I didn’t want to bother my mother—that’s what I remember most. I was choking on a lemon drop in the back seat of her Dodge Spirit, but she was driving and I didn’t want to bother her.
I must have been ten, or maybe a little younger. I had just gotten out of Sunday school, which is where I’d gotten the lemon drop. One of the teachers gave it to me after class was finished. Once it was lodged in my throat, I decided that this was what I got for doubting the logic of religion—divine wrath.
Because I did doubt it, very much. I was gearing up for major surgery then, and my grandmother had told me not to worry about how I suffered because—the greater I suffered on Earth, the larger my mansion would be in Heaven. Or something like that.
It was supposed to be comforting, but all I could think about was what would happen down the road for me. I was having some trouble walking. But what if the surgery went really well, and I grew up to be a successful person? Did that mean that I’d be put up in a studio apartment when I got to Heaven, even if I was a good person?
What’s so admirable about suffering, I wanted to know.
It’s funny that I, of all children, would put my foot down. I count five alcoholics in my life at that time; silent suffering was a part of my survival. But of course I didn’t want to suffer forever, and I didn’t want to suffer for not suffering.
I think I felt guilty for finding flaws with the religion I was supposed to be studying, and that was part of why I didn’t try to get my mother’s attention when the lemon drop went down the wrong way. Also, though, I felt like I deserved to die for not knowing how to eat candy properly. Or, more precisely, that I deserved to die if I could get myself into this mess and I couldn’t get myself out of it.
So, instead of kicking my mother’s seat, I remember sitting forward to see if I could just lean over and spit up the candy. I tried to clear my throat, felt how solid and stuck the thing was, and blinked down at the ice scraper lying across the floor of the backseat. Yellow. I accepted that I couldn’t help myself. I understood that if I didn’t alert my mother I was going to die. But I didn’t mind that I couldn’t breathe, and I didn’t feel like drawing attention to myself. I was going to let it go at that, let it all go, and just—you know—die.
At least that’s how I felt for the moment. Maybe it would have been different when I really started to suffocate. I don’t know, because something made my mother look at me in the rear-view mirror. Something made her ask me if I was okay.
I shook my head.
“Are you okay?” she asked again, but she was already pulling over. Eyes flicking from the mirror to the road to the mirror, she said: “You’re choking.” She sounded as calm as I felt, as serious as my deliberations had been.
I nodded. She didn’t say anything else to me, just got out of the car and walked around to the right passenger door, away from the traffic. I slid over to unlock the door, in no particular hurry, and she helped me from the car. I don’t remember her face—she turned me around so quickly—but I remember watching the cars go by us as she wrapped her hand around her other fist and brought both down together, underneath my ribs.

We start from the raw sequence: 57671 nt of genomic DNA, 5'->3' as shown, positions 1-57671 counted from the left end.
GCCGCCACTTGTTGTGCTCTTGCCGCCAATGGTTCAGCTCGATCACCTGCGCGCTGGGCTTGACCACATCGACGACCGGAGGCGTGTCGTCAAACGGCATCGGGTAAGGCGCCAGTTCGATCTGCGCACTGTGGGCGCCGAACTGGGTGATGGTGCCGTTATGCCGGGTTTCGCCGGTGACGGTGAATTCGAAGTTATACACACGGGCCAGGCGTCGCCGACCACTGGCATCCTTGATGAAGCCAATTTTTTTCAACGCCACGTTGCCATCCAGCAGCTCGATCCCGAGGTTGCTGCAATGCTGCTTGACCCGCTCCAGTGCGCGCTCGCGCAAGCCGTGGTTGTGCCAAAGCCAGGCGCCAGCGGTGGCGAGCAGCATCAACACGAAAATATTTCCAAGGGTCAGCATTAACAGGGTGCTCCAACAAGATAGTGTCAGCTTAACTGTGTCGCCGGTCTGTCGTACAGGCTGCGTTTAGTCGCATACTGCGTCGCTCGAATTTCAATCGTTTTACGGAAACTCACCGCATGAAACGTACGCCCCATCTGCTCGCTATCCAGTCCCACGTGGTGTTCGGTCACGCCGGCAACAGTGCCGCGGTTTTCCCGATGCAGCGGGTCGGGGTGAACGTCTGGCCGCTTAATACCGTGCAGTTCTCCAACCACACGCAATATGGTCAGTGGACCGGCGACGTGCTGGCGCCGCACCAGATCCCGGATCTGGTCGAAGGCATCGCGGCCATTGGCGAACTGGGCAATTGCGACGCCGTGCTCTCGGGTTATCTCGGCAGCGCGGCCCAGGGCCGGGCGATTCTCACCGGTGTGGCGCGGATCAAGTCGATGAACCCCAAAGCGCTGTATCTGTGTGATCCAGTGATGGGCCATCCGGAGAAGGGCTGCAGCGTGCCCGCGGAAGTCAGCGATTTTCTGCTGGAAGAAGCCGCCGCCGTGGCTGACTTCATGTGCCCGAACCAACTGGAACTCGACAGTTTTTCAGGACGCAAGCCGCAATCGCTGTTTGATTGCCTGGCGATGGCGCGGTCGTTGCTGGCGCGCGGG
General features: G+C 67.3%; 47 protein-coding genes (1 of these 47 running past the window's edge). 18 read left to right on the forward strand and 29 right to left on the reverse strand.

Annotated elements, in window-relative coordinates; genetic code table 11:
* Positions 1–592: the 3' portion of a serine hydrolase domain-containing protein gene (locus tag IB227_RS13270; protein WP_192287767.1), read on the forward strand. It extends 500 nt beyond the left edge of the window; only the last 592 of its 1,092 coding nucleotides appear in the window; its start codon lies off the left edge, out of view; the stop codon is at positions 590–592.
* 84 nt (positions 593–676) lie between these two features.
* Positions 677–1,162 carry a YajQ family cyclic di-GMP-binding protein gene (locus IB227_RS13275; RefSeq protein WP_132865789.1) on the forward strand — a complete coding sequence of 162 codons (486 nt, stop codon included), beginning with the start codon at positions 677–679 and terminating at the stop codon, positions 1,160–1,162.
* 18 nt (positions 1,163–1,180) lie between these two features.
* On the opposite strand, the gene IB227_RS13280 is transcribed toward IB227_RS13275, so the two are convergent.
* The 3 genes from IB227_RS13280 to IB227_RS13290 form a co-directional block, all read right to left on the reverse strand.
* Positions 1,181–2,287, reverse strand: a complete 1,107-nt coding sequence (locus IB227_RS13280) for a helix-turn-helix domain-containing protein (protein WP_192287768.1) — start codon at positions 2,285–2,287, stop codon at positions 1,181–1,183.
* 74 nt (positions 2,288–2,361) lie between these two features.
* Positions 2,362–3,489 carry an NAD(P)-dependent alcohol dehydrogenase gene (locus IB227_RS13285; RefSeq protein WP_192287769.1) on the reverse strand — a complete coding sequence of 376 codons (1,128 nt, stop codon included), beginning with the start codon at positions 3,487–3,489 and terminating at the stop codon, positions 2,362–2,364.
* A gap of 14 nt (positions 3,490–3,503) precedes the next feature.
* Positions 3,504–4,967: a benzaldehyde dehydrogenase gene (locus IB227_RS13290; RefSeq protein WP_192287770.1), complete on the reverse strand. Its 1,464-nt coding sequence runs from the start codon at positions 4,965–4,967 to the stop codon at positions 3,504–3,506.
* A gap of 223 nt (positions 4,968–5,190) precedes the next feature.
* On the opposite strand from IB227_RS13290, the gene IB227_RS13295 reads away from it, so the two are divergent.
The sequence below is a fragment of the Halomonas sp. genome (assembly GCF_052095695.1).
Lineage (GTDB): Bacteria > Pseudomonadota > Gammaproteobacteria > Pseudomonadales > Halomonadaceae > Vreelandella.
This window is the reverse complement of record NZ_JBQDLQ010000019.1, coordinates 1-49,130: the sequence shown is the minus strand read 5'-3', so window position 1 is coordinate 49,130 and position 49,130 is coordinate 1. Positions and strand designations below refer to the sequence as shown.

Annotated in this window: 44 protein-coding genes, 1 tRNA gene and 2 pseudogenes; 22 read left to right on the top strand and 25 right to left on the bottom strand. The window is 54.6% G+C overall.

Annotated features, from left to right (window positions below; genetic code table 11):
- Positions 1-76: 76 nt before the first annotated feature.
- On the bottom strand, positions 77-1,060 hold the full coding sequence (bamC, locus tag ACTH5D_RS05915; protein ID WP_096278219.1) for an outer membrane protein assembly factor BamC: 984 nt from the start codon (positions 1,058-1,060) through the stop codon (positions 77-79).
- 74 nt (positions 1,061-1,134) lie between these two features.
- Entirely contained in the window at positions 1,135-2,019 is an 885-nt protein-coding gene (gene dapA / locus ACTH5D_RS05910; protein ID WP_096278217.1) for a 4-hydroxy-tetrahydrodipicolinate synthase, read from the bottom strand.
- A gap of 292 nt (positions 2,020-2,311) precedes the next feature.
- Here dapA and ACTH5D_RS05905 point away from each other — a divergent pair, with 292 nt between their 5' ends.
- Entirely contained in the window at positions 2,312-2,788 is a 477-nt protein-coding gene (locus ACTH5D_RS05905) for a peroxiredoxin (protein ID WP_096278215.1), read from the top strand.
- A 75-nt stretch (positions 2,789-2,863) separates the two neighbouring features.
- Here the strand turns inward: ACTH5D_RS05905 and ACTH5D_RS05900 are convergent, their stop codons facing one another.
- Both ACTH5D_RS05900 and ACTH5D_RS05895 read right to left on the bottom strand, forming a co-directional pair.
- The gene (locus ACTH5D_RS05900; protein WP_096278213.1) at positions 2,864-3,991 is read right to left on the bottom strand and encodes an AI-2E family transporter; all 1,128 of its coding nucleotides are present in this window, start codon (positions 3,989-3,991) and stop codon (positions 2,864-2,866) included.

The power was incredible. The lemon drop shot from the middle of my throat to the top, and stuck again. For the first time since I’d started choking, I wanted something strongly—to tell my mother that it was working, that she was doing it, to tell her not to give up. And I couldn’t.
“Come on, come on,” she said, “again. One more time, okay?”
She brought her hands down, and the lemon drop shot out of my mouth and into traffic. I was stunned. I wanted to cheer because I wasn’t going to die, and I wanted to laugh because I’d just spat candy into someone’s rear window somewhere. Instead I burst into tears. My mother whirled me around again and pulled me into her arms. We stood there, hugging and crying, as other people drove by wondering what in the world had happened to us.
I remember thinking we’d hurry back into the car then, but my mother just kept holding me. She couldn’t be bothered with making dinner, or whatever it was we were rushing home to do.
I asked her later how she knew that I was choking, and she said I looked pale in the rear-view. But that didn’t explain why she looked in the rear-view at all.
“You were very quiet,” she said next.
But that doesn’t make sense either because I was the quietest of quiet children. I played more inside my head than out, and I knew I shouldn’t disturb people if I could help it. I didn’t like to misbehave, and I was always mindful of adults trying to focus, or listen, or beat a headache. My silence didn’t mean trouble like it did for other mothers. It meant business as usual.
I don’t like the idea that suffering earns you credit in this or any other world, because I don’t think suffering is competitive. Or a sport. I think, as a great friend once said to me, that everyone has a sob story. We’re all on a journey; it goes up, it goes down. We learn things, both by avoiding obstacles and by smacking into them head-on and then recovering. Then we die.
We all die.
And that’s why I don’t think that the Sunday school teacher was a tool for God’s wrath, or that my mother was alerted by God that she should look in the backseat. Because there is no saving any of us, really. Not in a way that matters for any divine being. If there’s Someone there, why should He or She care when we come along if sooner or later we all do?
But my mother certainly has a stake in my well-being. We talk about a creator—a being of benevolence and anger, for whom we model our behavior and try to be better people—and I wonder how it is we could be talking about anybody else. Always watching, wanting the best. Sometimes she lets me learn by struggling, but mostly—like in that poem, Footprints—she carries me.
She doesn’t want me to suffer, if she can help it. She would rather I bother her.